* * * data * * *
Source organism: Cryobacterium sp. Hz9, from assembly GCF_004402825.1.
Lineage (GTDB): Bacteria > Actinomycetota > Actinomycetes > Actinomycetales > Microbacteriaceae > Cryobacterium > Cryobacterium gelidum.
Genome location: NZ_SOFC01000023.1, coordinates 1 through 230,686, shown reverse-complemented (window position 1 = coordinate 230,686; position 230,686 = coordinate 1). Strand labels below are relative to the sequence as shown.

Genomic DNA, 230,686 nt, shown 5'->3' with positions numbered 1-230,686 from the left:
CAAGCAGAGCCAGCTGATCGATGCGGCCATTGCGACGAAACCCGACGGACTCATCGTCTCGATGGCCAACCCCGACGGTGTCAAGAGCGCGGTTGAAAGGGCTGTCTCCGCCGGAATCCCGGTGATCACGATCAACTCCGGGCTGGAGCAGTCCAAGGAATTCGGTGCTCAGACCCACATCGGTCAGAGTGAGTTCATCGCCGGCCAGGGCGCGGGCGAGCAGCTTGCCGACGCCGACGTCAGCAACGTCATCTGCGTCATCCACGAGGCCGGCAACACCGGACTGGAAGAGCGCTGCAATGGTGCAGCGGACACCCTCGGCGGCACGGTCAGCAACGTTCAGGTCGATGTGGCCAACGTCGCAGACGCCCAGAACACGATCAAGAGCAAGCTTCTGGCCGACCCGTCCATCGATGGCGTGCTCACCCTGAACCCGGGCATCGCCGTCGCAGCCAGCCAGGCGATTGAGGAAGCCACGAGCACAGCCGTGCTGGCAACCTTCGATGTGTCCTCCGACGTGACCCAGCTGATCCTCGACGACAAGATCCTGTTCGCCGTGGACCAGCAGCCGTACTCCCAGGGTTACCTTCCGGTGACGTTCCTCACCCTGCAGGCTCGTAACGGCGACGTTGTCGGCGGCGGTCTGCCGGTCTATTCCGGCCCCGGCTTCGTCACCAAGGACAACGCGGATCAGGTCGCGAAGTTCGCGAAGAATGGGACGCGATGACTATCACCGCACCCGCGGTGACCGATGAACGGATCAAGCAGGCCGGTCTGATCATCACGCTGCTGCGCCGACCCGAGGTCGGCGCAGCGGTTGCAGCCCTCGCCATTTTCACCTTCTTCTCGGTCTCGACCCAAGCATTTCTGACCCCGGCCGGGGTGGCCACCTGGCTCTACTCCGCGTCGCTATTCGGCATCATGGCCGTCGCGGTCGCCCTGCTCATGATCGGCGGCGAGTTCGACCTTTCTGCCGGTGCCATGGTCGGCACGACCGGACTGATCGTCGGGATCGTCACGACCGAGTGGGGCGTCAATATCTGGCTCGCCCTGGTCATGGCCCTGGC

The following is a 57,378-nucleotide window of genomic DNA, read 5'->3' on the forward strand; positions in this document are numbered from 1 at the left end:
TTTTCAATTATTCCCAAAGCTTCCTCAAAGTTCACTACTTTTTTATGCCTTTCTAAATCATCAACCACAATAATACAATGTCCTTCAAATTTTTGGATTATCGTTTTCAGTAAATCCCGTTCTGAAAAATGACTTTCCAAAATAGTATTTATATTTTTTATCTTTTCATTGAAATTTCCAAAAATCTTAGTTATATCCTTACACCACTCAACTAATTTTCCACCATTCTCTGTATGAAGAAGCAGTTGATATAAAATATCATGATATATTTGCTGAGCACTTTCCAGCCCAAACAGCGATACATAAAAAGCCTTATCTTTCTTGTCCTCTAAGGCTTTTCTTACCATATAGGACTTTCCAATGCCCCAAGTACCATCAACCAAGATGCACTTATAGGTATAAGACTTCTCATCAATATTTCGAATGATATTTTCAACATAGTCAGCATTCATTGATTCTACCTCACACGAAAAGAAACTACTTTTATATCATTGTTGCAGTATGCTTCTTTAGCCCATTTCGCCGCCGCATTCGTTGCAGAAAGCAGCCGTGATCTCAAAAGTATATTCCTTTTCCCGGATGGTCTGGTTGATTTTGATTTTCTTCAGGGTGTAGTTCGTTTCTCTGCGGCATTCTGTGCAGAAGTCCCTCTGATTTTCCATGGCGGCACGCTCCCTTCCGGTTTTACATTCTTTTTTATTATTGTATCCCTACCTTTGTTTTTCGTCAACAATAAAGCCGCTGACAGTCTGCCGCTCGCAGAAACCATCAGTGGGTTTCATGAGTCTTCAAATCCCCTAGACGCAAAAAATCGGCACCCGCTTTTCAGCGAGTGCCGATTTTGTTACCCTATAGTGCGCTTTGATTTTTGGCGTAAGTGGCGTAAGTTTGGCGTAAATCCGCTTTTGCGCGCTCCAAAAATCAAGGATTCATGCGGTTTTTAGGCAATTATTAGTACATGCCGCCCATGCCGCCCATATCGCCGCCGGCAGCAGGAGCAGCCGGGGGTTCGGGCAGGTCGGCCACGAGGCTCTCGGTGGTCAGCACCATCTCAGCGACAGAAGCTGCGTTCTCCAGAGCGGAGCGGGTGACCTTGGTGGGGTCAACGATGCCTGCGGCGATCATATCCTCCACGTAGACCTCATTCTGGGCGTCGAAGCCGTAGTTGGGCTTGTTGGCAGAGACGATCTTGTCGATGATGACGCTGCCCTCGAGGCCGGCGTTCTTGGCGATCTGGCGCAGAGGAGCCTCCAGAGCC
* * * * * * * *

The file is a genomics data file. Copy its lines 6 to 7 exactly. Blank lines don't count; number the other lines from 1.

The following is a 57,378-nucleotide window of genomic DNA, read 5'->3' on the forward strand; positions in this document are numbered from 1 at the left end:
TTTTCAATTATTCCCAAAGCTTCCTCAAAGTTCACTACTTTTTTATGCCTTTCTAAATCATCAACCACAATAATACAATGTCCTTCAAATTTTTGGATTATCGTTTTCAGTAAATCCCGTTCTGAAAAATGACTTTCCAAAATAGTATTTATATTTTTTATCTTTTCATTGAAATTTCCAAAAATCTTAGTTATATCCTTACACCACTCAACTAATTTTCCACCATTCTCTGTATGAAGAAGCAGTTGATATAAAATATCATGATATATTTGCTGAGCACTTTCCAGCCCAAACAGCGATACATAAAAAGCCTTATCTTTCTTGTCCTCTAAGGCTTTTCTTACCATATAGGACTTTCCAATGCCCCAAGTACCATCAACCAAGATGCACTTATAGGTATAAGACTTCTCATCAATATTTCGAATGATATTTTCAACATAGTCAGCATTCATTGATTCTACCTCACACGAAAAGAAACTACTTTTATATCATTGTTGCAGTATGCTTCTTTAGCCCATTTCGCCGCCGCATTCGTTGCAGAAAGCAGCCGTGATCTCAAAAGTATATTCCTTTTCCCGGATGGTCTGGTTGATTTTGATTTTCTTCAGGGTGTAGTTCGTTTCTCTGCGGCATTCTGTGCAGAAGTCCCTCTGATTTTCCATGGCGGCACGCTCCCTTCCGGTTTTACATTCTTTTTTATTATTGTATCCCTACCTTTGTTTTTCGTCAACAATAAAGCCGCTGACAGTCTGCCGCTCGCAGAAACCATCAGTGGGTTTCATGAGTCTTCAAATCCCCTAGACGCAAAAAATCGGCACCCGCTTTTCAGCGAGTGCCGATTTTGTTACCCTATAGTGCGCTTTGATTTTTGGCGTAAGTGGCGTAAGTTTGGCGTAAATCCGCTTTTGCGCGCTCCAAAAATCAAGGATTCATGCGGTTTTTAGGCAATTATTAGTACATGCCGCCCATGCCGCCCATATCGCCGCCGGCAGCAGGAGCAGCCGGGGGTTCGGGCAGGTCGGCCACGAGGCTCTCGGTGGTCAGCACCATCTCAGCGACAGAAGCTGCGTTCTCCAGAGCGGAGCGGGTGACCTTGGTGGGGTCAACGATGCCTGCGGCGATCATATCCTCCACGTAGACCTCATTCTGGGCGTCGAAGCCGTAGTTGGGCTTGTTGGCAGAGACGATCTTGTCGATGATGACGCTGCCCTCGAGGCCGGCGTTCTTGGCGATCTGGCGCAGAGGAGCCTCCAGAGCC